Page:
The United States Davis Cup team needed just one more victory versus their Colombian opponents after Friday’s 2-0 start to advance to the 12-nation Group Play stage, which will be contested across four cities next September.
The Americans accomplished their goal on their first opportunity, winning the only doubles match of the competition 6-3, 6-4 to begin the Saturday session.
The reigning U.S. Open doubles champion Rajeev Ram and his partner Jack Sock ousted the determined Colombia team of Juan Sebastian-Cabal and Nicolas Barrientos, who was playing in place of Robert Farah and making his Davis Cup debut.
Both teams had their share of highlight reel shot-making and made for an entertaining matinee for the healthy crowd gathered in downtown Reno.
Sock, with a 5-1 Davis Cup doubles record and owner of one of the game’s most devastating forehands, who along with Ram own eight grand slam doubles titles together, proved to be just too much for the veteran Sebastian-Cabal who was playing in his 25th Davis Cup doubles tie and his rookie substitute partner.
“For sure it’s a weapon. If I didn’t have it, I probably wouldn’t be sitting here. Obviously if you can find my backhand, you’re probably going to beat me. If I can hit with my forehand, I’m probably going to win. It’s a nice cushion to have,” said Sock after the win.
Reno turned out to watch some of the best professional tennis players in the world, cheer on team USA, and applaud some wonderful tennis from all the competitors again on Saturday.
Rajeev Ram and the rest of team USA noticed.
“It really helps. I don’t know if people realize how much of a difference it makes for us players, especially when it’s a home and away team competition thing,” Ram said. “When you can have that kind of crowd support, it just happens to be important in the biggest moments, kind of create that little magic that you need.”
Ram added, “It was so cool. I thought everybody did a great job. It was awesome.”
Team USA captain Mardy Fish was a mixture of pleased and relieved to have advanced to Group Play after tangling, unsuccessfully, with the Colombians last year in Turin, Italy.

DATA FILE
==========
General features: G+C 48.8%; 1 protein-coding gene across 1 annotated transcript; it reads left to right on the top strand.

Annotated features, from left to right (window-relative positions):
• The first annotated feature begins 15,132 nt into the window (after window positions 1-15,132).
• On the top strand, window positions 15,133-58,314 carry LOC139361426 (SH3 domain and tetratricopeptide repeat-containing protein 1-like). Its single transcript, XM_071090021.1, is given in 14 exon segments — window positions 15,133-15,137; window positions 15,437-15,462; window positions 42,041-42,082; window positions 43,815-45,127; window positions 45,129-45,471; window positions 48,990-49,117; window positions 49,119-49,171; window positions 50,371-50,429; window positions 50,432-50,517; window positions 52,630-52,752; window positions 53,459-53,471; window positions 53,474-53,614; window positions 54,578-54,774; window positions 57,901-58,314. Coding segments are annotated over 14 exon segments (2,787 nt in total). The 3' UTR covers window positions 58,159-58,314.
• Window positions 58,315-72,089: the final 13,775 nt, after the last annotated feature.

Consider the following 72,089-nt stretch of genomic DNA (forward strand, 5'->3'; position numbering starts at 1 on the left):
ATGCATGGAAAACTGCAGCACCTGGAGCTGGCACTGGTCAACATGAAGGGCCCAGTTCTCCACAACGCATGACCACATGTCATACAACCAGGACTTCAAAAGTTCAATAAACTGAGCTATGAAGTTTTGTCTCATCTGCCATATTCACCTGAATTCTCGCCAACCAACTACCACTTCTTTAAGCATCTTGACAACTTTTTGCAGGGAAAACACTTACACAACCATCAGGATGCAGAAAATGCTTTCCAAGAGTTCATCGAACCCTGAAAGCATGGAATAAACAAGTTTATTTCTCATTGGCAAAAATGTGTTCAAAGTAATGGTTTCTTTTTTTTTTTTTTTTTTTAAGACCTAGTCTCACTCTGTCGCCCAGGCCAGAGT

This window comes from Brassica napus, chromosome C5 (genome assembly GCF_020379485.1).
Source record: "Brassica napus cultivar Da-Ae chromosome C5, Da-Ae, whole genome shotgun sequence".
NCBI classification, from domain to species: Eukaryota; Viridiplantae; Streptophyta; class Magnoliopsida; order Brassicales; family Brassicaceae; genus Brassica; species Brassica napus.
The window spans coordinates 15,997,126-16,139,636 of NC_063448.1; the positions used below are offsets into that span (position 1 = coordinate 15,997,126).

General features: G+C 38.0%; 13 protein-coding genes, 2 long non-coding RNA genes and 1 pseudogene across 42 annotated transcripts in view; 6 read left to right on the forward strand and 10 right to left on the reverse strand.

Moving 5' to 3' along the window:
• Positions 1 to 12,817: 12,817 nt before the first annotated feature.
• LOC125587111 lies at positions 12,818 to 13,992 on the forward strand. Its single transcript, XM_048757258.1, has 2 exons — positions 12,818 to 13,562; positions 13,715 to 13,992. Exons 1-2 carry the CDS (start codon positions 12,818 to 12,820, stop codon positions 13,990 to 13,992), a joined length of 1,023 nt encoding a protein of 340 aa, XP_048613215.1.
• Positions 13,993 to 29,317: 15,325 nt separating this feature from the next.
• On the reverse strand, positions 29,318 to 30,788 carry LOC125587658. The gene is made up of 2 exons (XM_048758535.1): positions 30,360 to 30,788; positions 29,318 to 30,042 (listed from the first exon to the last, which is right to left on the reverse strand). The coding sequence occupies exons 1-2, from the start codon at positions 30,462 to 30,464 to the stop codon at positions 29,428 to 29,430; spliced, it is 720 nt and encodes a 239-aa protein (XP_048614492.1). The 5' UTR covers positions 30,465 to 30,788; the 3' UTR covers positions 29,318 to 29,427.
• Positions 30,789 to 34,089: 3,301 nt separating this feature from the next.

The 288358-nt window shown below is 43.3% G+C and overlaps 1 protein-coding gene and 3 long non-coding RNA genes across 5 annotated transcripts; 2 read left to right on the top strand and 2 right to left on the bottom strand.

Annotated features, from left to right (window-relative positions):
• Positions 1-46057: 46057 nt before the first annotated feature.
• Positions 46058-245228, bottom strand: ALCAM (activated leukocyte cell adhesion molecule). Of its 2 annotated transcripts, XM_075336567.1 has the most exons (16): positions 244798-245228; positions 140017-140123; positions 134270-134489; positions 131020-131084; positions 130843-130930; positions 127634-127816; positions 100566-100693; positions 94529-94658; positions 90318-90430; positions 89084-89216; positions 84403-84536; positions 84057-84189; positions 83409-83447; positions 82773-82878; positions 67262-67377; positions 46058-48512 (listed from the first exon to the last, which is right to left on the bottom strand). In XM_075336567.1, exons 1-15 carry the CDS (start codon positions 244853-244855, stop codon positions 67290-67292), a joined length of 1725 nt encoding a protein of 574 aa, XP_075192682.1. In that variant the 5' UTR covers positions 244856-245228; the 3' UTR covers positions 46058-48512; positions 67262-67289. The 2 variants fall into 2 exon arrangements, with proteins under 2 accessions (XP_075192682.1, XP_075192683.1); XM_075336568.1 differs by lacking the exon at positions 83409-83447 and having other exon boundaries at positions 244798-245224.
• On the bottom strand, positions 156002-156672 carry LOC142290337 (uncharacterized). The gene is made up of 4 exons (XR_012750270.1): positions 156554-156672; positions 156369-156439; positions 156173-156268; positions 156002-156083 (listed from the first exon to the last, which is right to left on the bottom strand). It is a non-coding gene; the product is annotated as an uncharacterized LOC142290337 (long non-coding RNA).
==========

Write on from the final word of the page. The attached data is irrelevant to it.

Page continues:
“First step of the year. Obviously, a great result. We clearly can lose to them and did last time we played them,” said Fish.
“But as far as we go, this was the first step of the process of trying to win this thing this year. I think we’ve got a great opportunity with the guys that we have and the depth that we have,” Fish added.
With the advancement of team USA secure after their doubles victory the schedule was altered a bit, as is normal in Davis Cup ties that have been decided.
Even though the official competition was over, the fans were in for a pair of treats.
An impressive exhibition by the USA wheelchair tennis team was followed by a match between the USA’s Tommy Paul and Colombia’s Nicolas Mejia, whose tight match with Sebastian Korda opened the competition on Friday.
Paul would eventually prevail 7-5, 7-6 (4 tiebreaks), but the scrappy Mejia and team Columbia once again made an impression on captain Fish.
“They’re very tricky. Nico (Nicolas Mejia), you can’t kill that guy. He never goes away,” Fish said. “Two breaks in a set, 3-0, dead rubber, and you still can’t kill him. Pretty impressive. Much respect to them and their team.” Should team USA advance from the Davis Cup Group Play in September, they will play in a knockout-style quarterfinal bracket versus the seven remaining nations Thanksgiving weekend at a location to be announced to determine the 2022 Davis Cup champion.
Michael Smyth is a writer and photographer who moved to Reno from the Bay Area in 2007. Michael retired from a corporate road-warrior sales career in 2017 where he wrote freelance small-venue music reviews on the side to keep his sanity on the road. When he isn’t covering a concert or sporting event he might be found concocting a salsa recipe, throwing barbless flies in search of trout, or recapturing the skip-and-stop wedge shot of his youth.